Choon Beng: Yes, yes. I believe everyone have this app on our mobile phone. We will open the app at least few times a day. We can say that it is the king of social media.
Joo Parn: Yeah exactly! But the Facebook we are using now is very different from the Facebook we started using 10 years ago. At that time it was a pure social media app where we use to keep in touch with out friends, view photos and also watch a bit of videos. But as of now, since their user base has grown so much, they have turned into a very lucrative advertisement space. With more and more ads popping up also! Even though you’re scrolling through your Facebook wall, even watching videos. We can see that their business is very lucrative, because they’re earning 30-40% of net profit margin on their advertisement business!
Choon Beng: Yes, so you can see that Facebook a very good example that it’s a company with very good business model, and this will actually help them to sustain a higher profit margin that can actually justify their very high P/E during their IPO time.
Joo Parn: Yeah exactly. When you look at Facebook stock price & P/E ratio movement historically, it is very different from GoPro. Imagine if you are smart enough back then, and you did your research and decided to buy Facebook due to huge room of profit margin potential and the right moment is eventually that once the earnings from the advertisement business kicks in, the P/E actually normalized down from 100 during IPO to a region of 20 as of currently.
Choon Beng: Yes. In short, what we are trying to say here is, when we look at high P/E ratio stock, we should definitely study their business model and try to understand whether they have a chance to monopolize or at least has some sort of unfair advantages to allow them to boost their margins over the years. This would give a good indication whether the high P/E is reasonable or not.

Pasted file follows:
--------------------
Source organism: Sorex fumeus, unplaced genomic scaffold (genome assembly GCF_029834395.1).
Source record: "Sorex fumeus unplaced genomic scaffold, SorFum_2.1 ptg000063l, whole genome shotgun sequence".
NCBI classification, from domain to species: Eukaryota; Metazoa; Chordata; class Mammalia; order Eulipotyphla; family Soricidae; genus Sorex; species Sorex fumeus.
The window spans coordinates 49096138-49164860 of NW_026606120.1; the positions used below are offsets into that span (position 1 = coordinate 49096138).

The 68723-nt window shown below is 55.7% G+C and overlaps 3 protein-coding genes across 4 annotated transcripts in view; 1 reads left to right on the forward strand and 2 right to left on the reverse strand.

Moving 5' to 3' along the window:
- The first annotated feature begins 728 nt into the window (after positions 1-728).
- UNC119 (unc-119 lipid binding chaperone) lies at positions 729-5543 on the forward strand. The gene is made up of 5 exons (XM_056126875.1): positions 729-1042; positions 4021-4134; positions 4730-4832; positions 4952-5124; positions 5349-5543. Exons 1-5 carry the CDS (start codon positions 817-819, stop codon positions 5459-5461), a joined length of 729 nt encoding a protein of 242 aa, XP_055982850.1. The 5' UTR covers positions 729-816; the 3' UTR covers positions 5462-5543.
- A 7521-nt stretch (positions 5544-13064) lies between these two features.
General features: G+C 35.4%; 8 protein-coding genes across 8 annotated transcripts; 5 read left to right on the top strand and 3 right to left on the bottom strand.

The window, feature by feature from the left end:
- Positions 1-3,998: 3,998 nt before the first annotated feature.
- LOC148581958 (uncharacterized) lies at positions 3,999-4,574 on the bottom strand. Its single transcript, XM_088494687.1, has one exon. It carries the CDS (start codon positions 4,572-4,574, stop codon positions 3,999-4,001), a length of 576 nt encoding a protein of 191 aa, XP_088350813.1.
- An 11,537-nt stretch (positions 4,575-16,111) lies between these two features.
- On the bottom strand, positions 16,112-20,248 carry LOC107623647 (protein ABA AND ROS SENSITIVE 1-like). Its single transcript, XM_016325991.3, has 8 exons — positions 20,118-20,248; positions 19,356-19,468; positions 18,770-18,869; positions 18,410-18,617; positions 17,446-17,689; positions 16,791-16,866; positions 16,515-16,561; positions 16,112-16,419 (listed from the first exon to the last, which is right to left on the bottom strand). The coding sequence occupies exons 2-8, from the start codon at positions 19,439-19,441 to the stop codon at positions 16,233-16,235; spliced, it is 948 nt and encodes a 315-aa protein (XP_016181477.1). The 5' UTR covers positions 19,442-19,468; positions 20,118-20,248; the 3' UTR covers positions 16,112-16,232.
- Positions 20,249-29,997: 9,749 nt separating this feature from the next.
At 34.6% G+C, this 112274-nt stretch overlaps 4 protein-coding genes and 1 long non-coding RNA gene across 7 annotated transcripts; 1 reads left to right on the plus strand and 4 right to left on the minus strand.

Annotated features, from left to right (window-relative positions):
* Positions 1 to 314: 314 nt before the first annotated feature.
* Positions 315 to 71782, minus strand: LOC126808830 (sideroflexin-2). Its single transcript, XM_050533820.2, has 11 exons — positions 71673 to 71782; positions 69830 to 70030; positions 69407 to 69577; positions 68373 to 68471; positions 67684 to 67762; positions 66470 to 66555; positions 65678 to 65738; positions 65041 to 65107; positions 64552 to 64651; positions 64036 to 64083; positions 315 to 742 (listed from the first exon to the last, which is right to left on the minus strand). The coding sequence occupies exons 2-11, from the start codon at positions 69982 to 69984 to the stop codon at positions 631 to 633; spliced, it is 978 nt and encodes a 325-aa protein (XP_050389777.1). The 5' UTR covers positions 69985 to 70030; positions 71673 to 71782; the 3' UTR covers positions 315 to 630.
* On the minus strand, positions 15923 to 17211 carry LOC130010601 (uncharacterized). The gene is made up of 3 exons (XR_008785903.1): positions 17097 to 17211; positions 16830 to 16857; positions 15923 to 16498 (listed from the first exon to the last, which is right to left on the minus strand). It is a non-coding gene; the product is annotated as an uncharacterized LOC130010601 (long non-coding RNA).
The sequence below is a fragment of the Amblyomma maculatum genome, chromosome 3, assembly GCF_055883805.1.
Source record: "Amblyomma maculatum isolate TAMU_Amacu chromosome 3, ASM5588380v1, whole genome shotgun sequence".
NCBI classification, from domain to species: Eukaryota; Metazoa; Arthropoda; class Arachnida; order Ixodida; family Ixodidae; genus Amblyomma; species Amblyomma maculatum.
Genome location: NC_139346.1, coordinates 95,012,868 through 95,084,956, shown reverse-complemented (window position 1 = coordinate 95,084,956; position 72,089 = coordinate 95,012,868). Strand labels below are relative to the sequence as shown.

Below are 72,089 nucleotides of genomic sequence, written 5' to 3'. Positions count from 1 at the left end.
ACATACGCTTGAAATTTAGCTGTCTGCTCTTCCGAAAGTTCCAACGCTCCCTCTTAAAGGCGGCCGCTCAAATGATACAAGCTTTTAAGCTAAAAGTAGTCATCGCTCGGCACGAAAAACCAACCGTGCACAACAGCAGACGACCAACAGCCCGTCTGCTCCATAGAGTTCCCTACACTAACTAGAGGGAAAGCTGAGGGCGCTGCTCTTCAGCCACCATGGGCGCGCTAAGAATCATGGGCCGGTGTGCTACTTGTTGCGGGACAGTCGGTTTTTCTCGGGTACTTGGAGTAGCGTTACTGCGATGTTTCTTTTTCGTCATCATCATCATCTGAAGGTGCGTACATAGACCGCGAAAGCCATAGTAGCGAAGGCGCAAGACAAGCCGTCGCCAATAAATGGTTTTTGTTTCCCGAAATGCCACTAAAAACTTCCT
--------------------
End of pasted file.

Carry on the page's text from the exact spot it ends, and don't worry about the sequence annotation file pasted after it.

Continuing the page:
Joo Parn: Yeah, so before we end our sharing today, remember to always ask yourself, when you want to look to into investing companies with relatively high P/E. First – Is the company going to have higher growth in terms of revenue and is it going to be sustainable? Or – is the company having such a special economic moat or advantage that allows them to call the shots in terms of pricing and hence having very very high profitability. Only if one of this criteria or both of them are available, only then you should put this company in your watchlist and buy them at the right time.
Choon Beng: Yes, I think this conclude what we wanted to share today. Hopefully we shared something useful to you. Please leave your feedback or question at the comment section. If you have a specific topics that you want us to cover, just shoot us the request. dont be shy!
Joo Parn: Yeah, and don’t forget to like and subscribe yea!
Choon Beng: Yeah, see you next time!
P.S.: Think you have mastered the valuation of the P/E ratio? Check out our magic 4M analysis to screen out good companies from bad companies in less than 5 minutes!